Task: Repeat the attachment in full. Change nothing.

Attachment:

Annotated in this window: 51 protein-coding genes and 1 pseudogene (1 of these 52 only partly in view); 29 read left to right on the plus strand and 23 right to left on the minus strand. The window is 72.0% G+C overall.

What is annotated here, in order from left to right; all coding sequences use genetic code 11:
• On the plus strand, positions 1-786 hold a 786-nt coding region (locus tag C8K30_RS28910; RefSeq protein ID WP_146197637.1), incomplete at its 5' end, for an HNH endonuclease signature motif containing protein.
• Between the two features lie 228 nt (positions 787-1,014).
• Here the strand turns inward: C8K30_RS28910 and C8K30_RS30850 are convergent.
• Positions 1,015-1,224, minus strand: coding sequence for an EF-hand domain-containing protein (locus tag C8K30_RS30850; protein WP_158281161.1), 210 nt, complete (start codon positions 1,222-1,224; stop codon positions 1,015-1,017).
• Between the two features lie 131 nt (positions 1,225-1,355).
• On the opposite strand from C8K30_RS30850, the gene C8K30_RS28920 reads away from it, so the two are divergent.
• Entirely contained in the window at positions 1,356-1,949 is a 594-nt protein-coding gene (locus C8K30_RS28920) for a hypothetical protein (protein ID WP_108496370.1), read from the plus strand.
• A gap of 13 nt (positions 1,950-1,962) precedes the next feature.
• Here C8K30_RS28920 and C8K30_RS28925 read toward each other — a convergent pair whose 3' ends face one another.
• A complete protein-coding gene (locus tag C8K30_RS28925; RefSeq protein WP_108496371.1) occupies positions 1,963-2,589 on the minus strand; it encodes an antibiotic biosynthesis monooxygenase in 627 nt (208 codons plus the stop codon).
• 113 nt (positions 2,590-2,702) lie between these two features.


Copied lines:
Annotated in this window: 51 protein-coding genes and 1 pseudogene (1 of these 52 only partly in view); 29 read left to right on the plus strand and 23 right to left on the minus strand. The window is 72.0% G+C overall.

What is annotated here, in order from left to right; all coding sequences use genetic code 11:
• On the plus strand, positions 1-786 hold a 786-nt coding region (locus tag C8K30_RS28910; RefSeq protein ID WP_146197637.1), incomplete at its 5' end, for an HNH endonuclease signature motif containing protein.
• Between the two features lie 228 nt (positions 787-1,014).
• Here the strand turns inward: C8K30_RS28910 and C8K30_RS30850 are convergent.
• Positions 1,015-1,224, minus strand: coding sequence for an EF-hand domain-containing protein (locus tag C8K30_RS30850; protein WP_158281161.1), 210 nt, complete (start codon positions 1,222-1,224; stop codon positions 1,015-1,017).
• Between the two features lie 131 nt (positions 1,225-1,355).
• On the opposite strand from C8K30_RS30850, the gene C8K30_RS28920 reads away from it, so the two are divergent.
• Entirely contained in the window at positions 1,356-1,949 is a 594-nt protein-coding gene (locus C8K30_RS28920) for a hypothetical protein (protein ID WP_108496370.1), read from the plus strand.
• A gap of 13 nt (positions 1,950-1,962) precedes the next feature.
• Here C8K30_RS28920 and C8K30_RS28925 read toward each other — a convergent pair whose 3' ends face one another.
• A complete protein-coding gene (locus tag C8K30_RS28925; RefSeq protein WP_108496371.1) occupies positions 1,963-2,589 on the minus strand; it encodes an antibiotic biosynthesis monooxygenase in 627 nt (208 codons plus the stop codon).
• 113 nt (positions 2,590-2,702) lie between these two features.